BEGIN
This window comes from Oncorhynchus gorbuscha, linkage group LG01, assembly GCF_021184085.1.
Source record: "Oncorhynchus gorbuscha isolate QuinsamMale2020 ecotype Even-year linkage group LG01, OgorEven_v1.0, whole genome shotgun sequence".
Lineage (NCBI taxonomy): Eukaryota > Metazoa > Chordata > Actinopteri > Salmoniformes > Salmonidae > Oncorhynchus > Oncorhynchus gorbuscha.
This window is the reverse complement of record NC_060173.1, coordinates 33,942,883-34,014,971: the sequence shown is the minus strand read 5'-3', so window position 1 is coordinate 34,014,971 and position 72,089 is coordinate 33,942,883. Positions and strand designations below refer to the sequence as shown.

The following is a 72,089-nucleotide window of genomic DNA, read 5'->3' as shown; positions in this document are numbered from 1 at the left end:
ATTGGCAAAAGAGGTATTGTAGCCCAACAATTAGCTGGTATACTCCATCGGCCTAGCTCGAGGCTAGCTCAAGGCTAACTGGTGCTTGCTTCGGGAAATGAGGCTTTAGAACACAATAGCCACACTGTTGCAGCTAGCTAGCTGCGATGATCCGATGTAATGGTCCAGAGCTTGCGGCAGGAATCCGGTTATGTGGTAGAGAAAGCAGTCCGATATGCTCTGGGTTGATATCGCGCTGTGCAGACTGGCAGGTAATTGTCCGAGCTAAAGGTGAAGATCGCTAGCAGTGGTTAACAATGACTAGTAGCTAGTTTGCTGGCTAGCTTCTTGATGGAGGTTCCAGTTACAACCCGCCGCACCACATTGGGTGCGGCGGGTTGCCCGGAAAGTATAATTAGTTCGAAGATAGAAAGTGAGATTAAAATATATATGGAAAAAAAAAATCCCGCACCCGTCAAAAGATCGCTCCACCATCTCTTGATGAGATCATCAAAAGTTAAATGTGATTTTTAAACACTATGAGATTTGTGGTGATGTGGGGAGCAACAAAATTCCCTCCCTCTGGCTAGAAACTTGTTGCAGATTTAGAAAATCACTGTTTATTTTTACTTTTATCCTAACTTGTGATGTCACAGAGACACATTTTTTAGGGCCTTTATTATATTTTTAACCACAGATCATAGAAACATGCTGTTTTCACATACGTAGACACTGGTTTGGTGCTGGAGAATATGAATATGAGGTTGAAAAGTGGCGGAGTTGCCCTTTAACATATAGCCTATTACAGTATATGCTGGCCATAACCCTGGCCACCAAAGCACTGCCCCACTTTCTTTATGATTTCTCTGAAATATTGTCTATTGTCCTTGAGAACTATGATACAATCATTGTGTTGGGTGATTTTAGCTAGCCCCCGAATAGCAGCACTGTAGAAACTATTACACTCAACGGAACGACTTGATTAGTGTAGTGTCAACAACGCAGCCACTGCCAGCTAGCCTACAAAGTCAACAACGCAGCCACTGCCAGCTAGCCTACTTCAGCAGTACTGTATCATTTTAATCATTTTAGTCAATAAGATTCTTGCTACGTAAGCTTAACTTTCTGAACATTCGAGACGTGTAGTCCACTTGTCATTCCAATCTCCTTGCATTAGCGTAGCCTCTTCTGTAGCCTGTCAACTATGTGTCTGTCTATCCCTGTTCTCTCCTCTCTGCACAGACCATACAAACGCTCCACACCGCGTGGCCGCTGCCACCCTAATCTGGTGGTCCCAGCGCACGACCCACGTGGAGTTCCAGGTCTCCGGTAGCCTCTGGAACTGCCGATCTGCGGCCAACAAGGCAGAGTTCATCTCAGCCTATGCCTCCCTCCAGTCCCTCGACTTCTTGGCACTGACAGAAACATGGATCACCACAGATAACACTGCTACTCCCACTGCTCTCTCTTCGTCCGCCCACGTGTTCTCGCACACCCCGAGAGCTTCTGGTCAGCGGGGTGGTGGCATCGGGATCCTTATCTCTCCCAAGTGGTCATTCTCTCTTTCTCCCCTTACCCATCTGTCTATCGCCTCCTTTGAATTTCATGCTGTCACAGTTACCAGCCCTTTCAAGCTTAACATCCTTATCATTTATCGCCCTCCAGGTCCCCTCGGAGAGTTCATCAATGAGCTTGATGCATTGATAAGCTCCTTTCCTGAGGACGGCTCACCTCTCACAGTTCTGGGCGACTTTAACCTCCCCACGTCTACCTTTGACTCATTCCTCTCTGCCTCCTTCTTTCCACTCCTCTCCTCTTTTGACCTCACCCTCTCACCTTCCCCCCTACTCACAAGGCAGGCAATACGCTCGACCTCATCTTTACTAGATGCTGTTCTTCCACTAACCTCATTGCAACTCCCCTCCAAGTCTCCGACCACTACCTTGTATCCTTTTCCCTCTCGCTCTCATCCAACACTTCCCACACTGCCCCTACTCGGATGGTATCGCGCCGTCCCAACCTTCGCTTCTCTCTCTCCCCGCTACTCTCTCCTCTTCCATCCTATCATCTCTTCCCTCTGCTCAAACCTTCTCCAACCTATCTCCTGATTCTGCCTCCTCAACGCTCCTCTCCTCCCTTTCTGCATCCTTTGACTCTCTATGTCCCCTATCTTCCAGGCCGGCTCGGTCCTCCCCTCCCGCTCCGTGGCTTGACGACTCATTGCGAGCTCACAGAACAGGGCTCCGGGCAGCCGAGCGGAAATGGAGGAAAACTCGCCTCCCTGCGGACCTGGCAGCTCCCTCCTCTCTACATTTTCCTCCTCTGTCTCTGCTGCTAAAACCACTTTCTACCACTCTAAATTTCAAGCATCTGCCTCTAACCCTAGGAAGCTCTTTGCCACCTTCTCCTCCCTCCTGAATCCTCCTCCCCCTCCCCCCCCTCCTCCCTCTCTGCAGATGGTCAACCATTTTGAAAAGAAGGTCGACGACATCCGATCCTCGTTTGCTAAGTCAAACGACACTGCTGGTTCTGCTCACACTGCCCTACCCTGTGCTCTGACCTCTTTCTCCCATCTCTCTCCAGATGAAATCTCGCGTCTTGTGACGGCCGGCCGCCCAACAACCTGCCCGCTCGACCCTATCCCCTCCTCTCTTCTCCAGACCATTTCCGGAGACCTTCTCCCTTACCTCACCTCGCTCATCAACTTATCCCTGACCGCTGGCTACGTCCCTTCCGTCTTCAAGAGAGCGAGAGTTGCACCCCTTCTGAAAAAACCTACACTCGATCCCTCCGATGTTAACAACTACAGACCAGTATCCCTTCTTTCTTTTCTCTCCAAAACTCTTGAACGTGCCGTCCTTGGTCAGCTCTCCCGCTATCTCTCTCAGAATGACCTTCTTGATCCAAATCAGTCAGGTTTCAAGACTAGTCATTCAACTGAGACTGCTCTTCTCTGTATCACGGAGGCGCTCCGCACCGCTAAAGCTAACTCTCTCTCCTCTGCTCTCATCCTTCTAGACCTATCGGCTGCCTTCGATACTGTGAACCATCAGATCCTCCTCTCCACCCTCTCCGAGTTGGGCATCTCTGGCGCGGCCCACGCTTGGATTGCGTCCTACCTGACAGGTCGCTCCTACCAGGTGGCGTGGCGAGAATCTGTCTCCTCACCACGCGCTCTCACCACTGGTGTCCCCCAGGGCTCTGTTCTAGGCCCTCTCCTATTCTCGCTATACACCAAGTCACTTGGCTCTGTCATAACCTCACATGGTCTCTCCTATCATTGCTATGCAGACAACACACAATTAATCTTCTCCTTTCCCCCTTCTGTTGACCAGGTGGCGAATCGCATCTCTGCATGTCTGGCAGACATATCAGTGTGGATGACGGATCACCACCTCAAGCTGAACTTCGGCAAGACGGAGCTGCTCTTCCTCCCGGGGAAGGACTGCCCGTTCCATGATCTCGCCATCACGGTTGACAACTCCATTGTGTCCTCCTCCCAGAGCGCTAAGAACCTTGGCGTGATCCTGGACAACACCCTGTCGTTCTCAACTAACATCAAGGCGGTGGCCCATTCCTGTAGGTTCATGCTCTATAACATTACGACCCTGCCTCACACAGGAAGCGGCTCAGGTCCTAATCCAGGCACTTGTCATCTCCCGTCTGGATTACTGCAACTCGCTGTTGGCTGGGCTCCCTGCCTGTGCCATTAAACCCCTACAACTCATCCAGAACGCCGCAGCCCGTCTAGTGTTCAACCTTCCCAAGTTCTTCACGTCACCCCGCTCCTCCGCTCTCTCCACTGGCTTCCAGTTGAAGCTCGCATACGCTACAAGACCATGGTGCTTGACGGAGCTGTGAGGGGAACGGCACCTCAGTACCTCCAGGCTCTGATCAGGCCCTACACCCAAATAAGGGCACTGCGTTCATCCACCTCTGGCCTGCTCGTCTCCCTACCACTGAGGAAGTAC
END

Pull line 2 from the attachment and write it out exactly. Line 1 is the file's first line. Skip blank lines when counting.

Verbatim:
Source record: "Oncorhynchus gorbuscha isolate QuinsamMale2020 ecotype Even-year linkage group LG01, OgorEven_v1.0, whole genome shotgun sequence".